Author(s): Raghu Gopal
The leaders of the five Nordic countries of Denmark, Finland, Iceland, Norway and Sweden have signed a letter of intent to accelerate the development of fifth-generation mobile systems. The move aims to support these countries' efforts to be among the world front runners in the roll-out of 5G wireless services. The announcement was made at an annual summit of the regional leaders that was hosted by Swedish Prime Minister, Stefan Lofven.
The agreement involves the backing of governments and many of the leading telecom companies operating in the region, including infrastructure suppliers Ericsson and Nokia and mobile operators Telenor, Telia, TDC, Tele2, Iceland Telecom and Vodafone Iceland.
There's certainly a track record here that shows how collaboration in the wireless industry can work to support technical prowess and create high-paying technology jobs. The Nordic countries were among the first in the world to recognise opportunities in the broad deployment of wireless services. In the early 1980s, regional players developed the Nordic Mobile Telephone system, an analogue network that quickly became the most widely-adopted mobile service in the world, popular with enterprise users as well as consumers. Mobility became mainstream.
The success of that system, in terms of both the technology and collaborative efforts to create it, was one of the springboards that led to the development of the GSM standards with the European Telecommunications Standards Institute. Sweden's Ericsson and Finland's Nokia were major participants in that European endeavour and those two companies still hold many of the GSM essential patents.
Although the Nordic region was instrumental in the development and democratisation of first- and second-generation mobile services, there's been a dilution of technology leadership during the past decade. Companies from the US and South Korea began to dominate the market for handsets and the mobile ecosystem, and Chinese infrastructure makers eroded the leading positions of Ericsson and Nokia.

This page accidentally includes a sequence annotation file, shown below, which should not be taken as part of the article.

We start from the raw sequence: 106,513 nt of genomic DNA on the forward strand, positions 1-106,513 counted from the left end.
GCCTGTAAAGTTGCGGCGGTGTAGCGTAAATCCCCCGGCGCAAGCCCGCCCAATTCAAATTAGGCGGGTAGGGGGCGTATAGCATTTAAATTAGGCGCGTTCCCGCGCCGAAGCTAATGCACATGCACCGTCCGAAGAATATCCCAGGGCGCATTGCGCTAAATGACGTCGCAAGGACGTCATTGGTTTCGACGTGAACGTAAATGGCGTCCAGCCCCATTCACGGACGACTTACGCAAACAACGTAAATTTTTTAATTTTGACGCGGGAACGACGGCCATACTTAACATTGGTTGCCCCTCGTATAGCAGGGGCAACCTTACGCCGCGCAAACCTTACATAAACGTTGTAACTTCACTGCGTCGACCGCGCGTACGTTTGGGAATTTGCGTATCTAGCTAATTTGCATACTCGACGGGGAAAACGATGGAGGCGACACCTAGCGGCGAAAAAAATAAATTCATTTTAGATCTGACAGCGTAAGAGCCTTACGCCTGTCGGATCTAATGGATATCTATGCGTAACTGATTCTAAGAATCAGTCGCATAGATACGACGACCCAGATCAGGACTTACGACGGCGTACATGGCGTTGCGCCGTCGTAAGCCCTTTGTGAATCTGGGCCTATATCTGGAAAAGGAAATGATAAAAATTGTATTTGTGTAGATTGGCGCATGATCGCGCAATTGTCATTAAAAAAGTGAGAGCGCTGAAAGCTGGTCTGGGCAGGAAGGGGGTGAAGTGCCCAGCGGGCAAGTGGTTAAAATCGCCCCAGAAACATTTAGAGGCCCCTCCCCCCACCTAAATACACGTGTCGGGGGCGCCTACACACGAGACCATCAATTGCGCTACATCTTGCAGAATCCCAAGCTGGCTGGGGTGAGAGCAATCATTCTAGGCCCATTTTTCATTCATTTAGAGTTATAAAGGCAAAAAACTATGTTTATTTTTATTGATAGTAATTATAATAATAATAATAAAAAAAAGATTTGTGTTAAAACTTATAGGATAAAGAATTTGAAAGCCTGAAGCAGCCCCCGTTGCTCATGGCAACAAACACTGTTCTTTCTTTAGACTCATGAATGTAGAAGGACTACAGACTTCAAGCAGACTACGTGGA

Concern that the Nordics — in fact, Europe in general — could be left behind in the early stages of 5G are certainly valid and worth addressing. We've written about what we've called the "European mobile crisis" several times (see, for example, European Mobile Crisis Deepens). Many jobs in the wireless sector were lost to other regions, though much of the talent was successfully redistributed. If Europe is to make up ground on other regions in the race toward 5G, initiatives like the new Nordic action plan will need to be just the start. Europe continues to be hampered by market fragmentation, lack of scale and burdensome regulation (see Europe Left in the 5G Starting Blocks as US and Asia Dominate Early Adoption). Given the huge costs associated with deploying 5G, it may be that infrastructure and network sharing proves the only way for operators to make the economics add up.
The project is an acknowledgement of the largeness of 5G. Its aim is for the technology to be a major part of a country's infrastructure enabling new industries and services beyond communications. The agreement between the five countries includes the technical coordination of 5G frequency bands throughout the region, and removing obstacles to 5G expansion and development of new testing facilities. Progress will be closely monitored by the Nordic Council of Ministers.
It should be noted that the combined population of the five Nordic countries is only about 27 million. Much larger nations around the world are also working to take pole position in 5G. In Asia, the government of South Korea is hoping to avoid the existence of several separate 5G networks with patchwork coverage by mandating that the three mobile operators SK Telecom, KT and LG Uplus and Internet service provider SK Broadband work together on a single nationwide 5G network.
In the US, T-Mobile and Sprint are using the importance of a fast and successful 5G roll-out as a main justification to win approval for a merger of the two carriers. They might be telling regulators what they want to hear, but there's certainly some validity to the argument.
In many instances, 5G will be a group effort. We expect more cooperative projects to be announced as challenges arise.
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